Kelvin Kingsley

16:17 PM, 29th February 2012
About 9 years ago

Hi Richard as explained I practice what I preach and I am constantly buying discounted new build property today and have been since early 2009. Please read my latest property blog on property118.

Only just last week I paid a reservation fee over to a national home builder and so did another investor I co-ordinated to buy at the same time. This was for a brand new, finished and complete large 4 bedroom townhouse that fronts a canal with countryside views on a highly regarded new build estate in a good location, and constructed by a quality NHBC registered national home builder. The developer list price was £169,950, but for quick completion (28 days) I secured each townhouse for £110,000.

But don't be fooled by the list price although this is and has been paid in the last 12 months by home buyers. The real market value is £150,000 not £170,000. So the Instant Equity is circa £40,000 on day 1, which is better than my norm, which is usally 100% return on cash in to buy as a rule.

There's no mystery here, I am very well connected in the property business and my reputation for buying often, consistently and completing quickly is just what developers want to hear when they have completed stock to sell quickly to hit their sales targets. The later is the most important to them. It matters not if they sell 5 ot 6 highly discounted properties at cost or just below cost on a site where sales have slowed. Site scheduling and progression dates are most important build dates they work too; so their sales targets must match this too.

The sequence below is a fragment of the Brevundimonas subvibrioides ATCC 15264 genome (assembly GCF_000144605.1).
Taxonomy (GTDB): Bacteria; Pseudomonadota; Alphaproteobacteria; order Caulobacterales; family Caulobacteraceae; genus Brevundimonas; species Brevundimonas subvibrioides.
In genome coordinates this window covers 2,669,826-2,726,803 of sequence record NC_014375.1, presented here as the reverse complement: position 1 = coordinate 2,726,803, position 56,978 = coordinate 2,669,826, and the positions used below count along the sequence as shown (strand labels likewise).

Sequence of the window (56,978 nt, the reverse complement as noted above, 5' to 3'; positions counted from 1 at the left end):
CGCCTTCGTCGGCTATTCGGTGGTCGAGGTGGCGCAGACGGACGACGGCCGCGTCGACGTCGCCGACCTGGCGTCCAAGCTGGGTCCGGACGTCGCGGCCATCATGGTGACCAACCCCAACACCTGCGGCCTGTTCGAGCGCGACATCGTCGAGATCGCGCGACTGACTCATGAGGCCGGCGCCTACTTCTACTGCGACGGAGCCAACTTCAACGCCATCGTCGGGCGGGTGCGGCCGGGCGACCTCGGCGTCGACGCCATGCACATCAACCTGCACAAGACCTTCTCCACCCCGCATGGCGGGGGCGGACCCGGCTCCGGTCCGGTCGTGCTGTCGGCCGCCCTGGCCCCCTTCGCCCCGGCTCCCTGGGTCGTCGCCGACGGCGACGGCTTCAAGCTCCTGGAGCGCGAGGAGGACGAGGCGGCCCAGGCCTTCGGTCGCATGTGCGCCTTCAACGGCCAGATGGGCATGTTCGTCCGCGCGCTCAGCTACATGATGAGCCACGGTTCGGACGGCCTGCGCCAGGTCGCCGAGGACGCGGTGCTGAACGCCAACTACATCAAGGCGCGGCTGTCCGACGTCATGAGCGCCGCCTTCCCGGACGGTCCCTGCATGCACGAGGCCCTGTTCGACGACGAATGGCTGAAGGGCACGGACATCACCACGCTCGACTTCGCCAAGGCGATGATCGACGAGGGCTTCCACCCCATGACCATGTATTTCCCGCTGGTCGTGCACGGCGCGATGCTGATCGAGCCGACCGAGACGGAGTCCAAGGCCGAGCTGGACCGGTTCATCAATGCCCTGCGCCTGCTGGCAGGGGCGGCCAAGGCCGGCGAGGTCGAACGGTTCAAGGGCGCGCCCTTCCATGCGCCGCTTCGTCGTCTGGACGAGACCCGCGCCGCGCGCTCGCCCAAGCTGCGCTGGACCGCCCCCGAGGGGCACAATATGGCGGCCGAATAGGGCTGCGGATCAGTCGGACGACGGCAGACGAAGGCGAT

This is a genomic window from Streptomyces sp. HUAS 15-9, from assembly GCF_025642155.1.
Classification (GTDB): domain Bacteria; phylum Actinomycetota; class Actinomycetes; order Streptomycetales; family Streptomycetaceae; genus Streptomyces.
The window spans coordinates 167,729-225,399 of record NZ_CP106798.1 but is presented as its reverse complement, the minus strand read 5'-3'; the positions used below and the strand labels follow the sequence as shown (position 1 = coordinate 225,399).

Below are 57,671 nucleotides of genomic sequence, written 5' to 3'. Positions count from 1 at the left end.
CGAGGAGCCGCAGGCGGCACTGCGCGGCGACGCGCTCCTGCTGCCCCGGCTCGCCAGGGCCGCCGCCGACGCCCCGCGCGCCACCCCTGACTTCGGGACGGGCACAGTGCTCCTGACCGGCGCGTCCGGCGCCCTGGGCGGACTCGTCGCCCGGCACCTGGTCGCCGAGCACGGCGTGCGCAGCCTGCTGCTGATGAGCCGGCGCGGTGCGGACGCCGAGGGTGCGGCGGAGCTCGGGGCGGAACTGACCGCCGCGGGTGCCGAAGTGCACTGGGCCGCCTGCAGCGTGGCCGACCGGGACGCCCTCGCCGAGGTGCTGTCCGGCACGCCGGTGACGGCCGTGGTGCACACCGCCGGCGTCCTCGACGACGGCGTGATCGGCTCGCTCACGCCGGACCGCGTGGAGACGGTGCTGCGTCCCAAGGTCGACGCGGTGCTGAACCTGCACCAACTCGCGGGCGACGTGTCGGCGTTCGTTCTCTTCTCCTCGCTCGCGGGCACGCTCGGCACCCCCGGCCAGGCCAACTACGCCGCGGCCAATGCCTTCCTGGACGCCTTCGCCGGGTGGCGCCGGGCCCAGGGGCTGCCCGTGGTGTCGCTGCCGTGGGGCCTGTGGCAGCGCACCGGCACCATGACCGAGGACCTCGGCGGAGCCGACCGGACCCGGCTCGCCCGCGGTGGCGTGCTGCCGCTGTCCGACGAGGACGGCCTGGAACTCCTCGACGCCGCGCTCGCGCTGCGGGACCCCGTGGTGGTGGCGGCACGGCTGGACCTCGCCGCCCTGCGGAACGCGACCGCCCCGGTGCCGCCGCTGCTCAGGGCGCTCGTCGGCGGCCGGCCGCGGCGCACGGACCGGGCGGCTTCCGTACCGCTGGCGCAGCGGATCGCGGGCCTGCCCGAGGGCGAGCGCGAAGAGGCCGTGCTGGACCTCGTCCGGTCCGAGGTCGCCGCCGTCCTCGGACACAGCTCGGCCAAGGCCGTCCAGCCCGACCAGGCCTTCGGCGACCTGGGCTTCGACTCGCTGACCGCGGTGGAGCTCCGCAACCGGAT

My cash flow is not such that I can afford to buy all of the time, but I buy selectively and very often and so do some investors that buy with me. They too taking advantage of my contacts and my buying power. Please see my website instant equity for further details.

As for remortgaging or reselling to retrieve/ release equity and cash flow to buy more properties of course this is possible. This is precisely how I continue the buying process.

All this and more is explained over various blogs I have written for property118. Also unlike some other property sourcing people or companies that charge many thousands for services and deliver half as much as I. I charge nothing, so in that respect there's no need to doubt my sincerity or my sharing of the property knowledge and opportunities.

The Property Maverick

Kelvin Kingsley

16:32 PM, 29th February 2012
About 9 years ago

Hi, Richard - Maverick again. Forgot to say property investing is never about taking a punt. I look at dozens of discount new build deals every month and short list only some and target only some for buying. This is where my property analysis techniques come into play, and the knowing of these areas helps too. So investors have the safety and knowledge when I buy or recommend to buy its safe for them to buy. As with buying any product for sale, the greater the buying power and buyer the greater the discount achieved; timing is also key.